Sen. Arlen Specter (D-PA) on Apr. 28, 2009. Specter announced that he is switching parties and will now be a Democrat. Chip Somodevilla/Getty Images
The AFL-CIO welcomed the Apr. 28 announcement that Senator Arlen Specter, the Republican moderate from Pennsylvania, would be crossing the aisle and joining the Democrats. But union supporters who hope that Specter's move would push ahead so-called card check legislation that would make it easier to hold union votes in the workplace may not be ready to celebrate yet.
That legislation—formally known at the Employee Free Choice Act—would replace secret ballots in union elections with the ability for workers to opt for union representation simply by signing a card. Card check is facing tough-going in the Senate, and Specter, who had supported an earlier version of the legislation, had been one of the Republicans targeted as a possible convert for the bill.
Now Specter's party switch—coupled with the apparent victory of Minnesota Democrat Al Franken in that state's contested Senate election—would give the Democrats the necessary 60-vote supermajority needed to impose cloture and end Senate filibusters. However, on Apr. 28, Specter reiterated that he would retain his independent streak, especially as regards card check.
"My change in party affiliation does not mean that I will be a party-line voter any more for the Democrats than I have been for the Republicans…," Specter said in the statement announcing his move to the Democrats. "I will not be an automatic 60th vote for cloture. For example, my position on Employee Free Choice [card check] will not change."
Secret Ballot May Survive
Still, observers say that a compromise on card check is more likely—perhaps by retaining a secret ballot but requiring companies to hold an election for a union shortly after workers indicate interest in one or increasing penalties for companies that delay union elections. While Specter has argued in the past that he's not ready for compromise, he comes from a pro-union state and he co-authored a law journal article exploring alternatives similar to some now on the table.
AFL-CIO Legislative Affairs Director Bill Samuel, in a statement posted on the organization's Web site, said: "We look forward to continuing an open and honest debate with Senator Specter about the issues that are important to Pennsylvania and America. We move forward with the understanding that America's workers support elected officials based on their positions on issues that matter to working people, not political affiliations."
Anne Mathias, director of research at Concept Capital's Washington Research Group, said Specter's switch "makes compromise on card check more likely. Labor has already backed down. What they want is easier unionization. It's not that they want the end to the secret elections. It's that they don't want employers to stall for six months, harass and intimidate the workers in the meantime."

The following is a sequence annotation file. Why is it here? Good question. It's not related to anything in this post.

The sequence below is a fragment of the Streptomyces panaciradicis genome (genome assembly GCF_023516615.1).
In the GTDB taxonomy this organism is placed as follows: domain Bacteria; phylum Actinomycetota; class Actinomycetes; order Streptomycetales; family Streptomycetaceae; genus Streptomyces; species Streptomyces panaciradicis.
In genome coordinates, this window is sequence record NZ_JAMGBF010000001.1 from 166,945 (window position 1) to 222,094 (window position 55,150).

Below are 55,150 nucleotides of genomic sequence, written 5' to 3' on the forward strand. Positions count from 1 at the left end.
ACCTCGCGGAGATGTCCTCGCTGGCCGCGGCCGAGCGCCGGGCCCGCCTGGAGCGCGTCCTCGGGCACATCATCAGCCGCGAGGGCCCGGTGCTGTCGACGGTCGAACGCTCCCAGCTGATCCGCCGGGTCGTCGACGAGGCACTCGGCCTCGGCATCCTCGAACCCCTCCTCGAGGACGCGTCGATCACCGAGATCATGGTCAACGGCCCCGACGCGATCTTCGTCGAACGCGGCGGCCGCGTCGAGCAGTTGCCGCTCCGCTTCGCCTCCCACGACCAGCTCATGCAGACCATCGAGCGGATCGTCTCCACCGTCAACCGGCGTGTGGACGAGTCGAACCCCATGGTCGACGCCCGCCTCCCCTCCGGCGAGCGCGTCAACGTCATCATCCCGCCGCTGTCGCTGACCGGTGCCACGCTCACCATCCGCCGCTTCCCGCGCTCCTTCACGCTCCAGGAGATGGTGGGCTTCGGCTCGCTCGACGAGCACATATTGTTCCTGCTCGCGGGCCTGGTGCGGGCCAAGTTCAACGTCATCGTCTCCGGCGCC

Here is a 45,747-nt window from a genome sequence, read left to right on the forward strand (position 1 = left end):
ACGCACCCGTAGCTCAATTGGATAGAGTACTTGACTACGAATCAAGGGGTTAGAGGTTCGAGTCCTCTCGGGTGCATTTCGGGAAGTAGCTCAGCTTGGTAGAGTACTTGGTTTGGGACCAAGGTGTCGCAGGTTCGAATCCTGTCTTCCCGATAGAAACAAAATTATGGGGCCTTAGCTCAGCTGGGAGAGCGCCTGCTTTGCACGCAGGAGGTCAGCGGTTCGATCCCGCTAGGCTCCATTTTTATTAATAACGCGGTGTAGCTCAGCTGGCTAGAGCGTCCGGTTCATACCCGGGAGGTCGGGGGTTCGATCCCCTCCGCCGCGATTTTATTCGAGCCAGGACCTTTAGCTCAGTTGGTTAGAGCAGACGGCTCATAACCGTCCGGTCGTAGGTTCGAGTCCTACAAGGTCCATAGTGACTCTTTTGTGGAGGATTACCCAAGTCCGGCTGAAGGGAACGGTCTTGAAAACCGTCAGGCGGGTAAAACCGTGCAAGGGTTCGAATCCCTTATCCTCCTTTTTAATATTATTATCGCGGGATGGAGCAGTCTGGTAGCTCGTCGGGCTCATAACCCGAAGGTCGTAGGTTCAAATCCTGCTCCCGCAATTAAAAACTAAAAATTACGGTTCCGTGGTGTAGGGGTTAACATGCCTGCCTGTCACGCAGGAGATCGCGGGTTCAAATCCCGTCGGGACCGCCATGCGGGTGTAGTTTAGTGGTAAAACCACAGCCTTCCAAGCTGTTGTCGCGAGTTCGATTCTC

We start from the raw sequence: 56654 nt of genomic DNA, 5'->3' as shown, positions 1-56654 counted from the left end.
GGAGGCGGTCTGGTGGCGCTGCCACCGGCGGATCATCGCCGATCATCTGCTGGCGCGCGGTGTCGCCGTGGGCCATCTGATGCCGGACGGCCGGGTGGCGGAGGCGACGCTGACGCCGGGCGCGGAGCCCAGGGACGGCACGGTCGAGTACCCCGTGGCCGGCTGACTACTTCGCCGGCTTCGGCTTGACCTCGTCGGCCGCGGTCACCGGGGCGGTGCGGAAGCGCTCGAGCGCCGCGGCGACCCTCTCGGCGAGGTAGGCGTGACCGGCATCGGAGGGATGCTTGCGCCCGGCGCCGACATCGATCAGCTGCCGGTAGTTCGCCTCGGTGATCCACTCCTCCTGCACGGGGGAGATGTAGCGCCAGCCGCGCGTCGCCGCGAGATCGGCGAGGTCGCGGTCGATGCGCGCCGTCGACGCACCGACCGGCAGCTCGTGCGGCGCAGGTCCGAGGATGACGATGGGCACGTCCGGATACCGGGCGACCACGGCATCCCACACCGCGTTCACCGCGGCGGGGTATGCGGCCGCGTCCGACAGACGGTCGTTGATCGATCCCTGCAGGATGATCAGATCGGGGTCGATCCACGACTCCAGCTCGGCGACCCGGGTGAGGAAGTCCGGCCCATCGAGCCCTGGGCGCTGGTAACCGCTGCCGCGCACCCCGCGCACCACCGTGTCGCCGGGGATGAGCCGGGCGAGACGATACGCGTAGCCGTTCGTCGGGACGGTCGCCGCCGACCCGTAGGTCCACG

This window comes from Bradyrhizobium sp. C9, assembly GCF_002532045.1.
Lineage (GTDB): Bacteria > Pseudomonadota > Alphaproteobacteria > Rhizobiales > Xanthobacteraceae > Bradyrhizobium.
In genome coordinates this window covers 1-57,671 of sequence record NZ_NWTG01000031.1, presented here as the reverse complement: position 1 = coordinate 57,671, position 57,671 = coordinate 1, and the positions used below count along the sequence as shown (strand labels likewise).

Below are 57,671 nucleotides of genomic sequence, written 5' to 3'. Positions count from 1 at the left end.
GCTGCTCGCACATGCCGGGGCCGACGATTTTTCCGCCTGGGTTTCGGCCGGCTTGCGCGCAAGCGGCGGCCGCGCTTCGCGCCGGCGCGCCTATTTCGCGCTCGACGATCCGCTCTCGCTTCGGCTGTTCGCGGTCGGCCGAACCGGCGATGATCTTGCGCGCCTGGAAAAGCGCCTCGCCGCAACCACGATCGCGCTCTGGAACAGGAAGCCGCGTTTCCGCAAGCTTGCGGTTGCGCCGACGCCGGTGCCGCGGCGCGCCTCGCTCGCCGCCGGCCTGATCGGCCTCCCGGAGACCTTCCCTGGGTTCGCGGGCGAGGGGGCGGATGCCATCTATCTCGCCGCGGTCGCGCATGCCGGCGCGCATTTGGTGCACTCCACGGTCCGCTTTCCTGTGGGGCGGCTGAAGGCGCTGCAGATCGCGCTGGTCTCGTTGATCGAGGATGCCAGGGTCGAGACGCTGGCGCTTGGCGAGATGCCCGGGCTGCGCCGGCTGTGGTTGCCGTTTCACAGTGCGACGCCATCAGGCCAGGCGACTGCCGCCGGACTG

Specter is moving to the Democrats because he is facing an extremely tough challenge in next year's GOP primary from a conservative opponent, and his moderate positions were increasingly at odds with the rightward drift of the party. Specter was one of just three Senate Republicans who in February voted for President Barack Obama's $838 billion stimulus plan, which narrowly passed. The three Republicans—Specter and Maine Senators Olympia Snowe and Susan Collins—were vilified by the Republican right following that vote.
The Mortgage Modification Issue
Another area that industry will be watching, given Specter's new political stripes, will be cramdown, or the measure that would let judges modify mortgage terms in bankruptcy court. Hotly opposed by most of the financial services industry, the bill has been languishing in the Senate for weeks as supporters have sought to hammer out a deal with several big banks.
Early on in Senate negotiations over the bill, Specter was one of a handful of moderate Republicans taking part. Since then, the talks have shrunk to several key Democrats. But a Senate staffer close to the talks says the Republicans—or former Republican, in Specter's case—remain key to actually getting to the 60 votes supporters will need. The measure's supporters hope Specter will have to worry less about the GOP base when considering the topic, but that's not a given.
"He's the kind of guy where you never know," the staffer says. "But he's clearly a guy who we would absolutely be reaching out to."
Brian Gardner, an analyst at Keefe, Bruyette & Woods (KBW), said in a report that expectations for major change in Washington may be overdone. "We do not think that Senator Specter's party switch alters the political landscape all that much, although there will undoubtedly be some concern among investors that this makes it easier for the Obama Administration to push more aggressively for a host of proposals," Gardner said. "The bottom line is that Senator Specter already voted with Democrats on many issues and we do not think that his voting pattern will change significantly."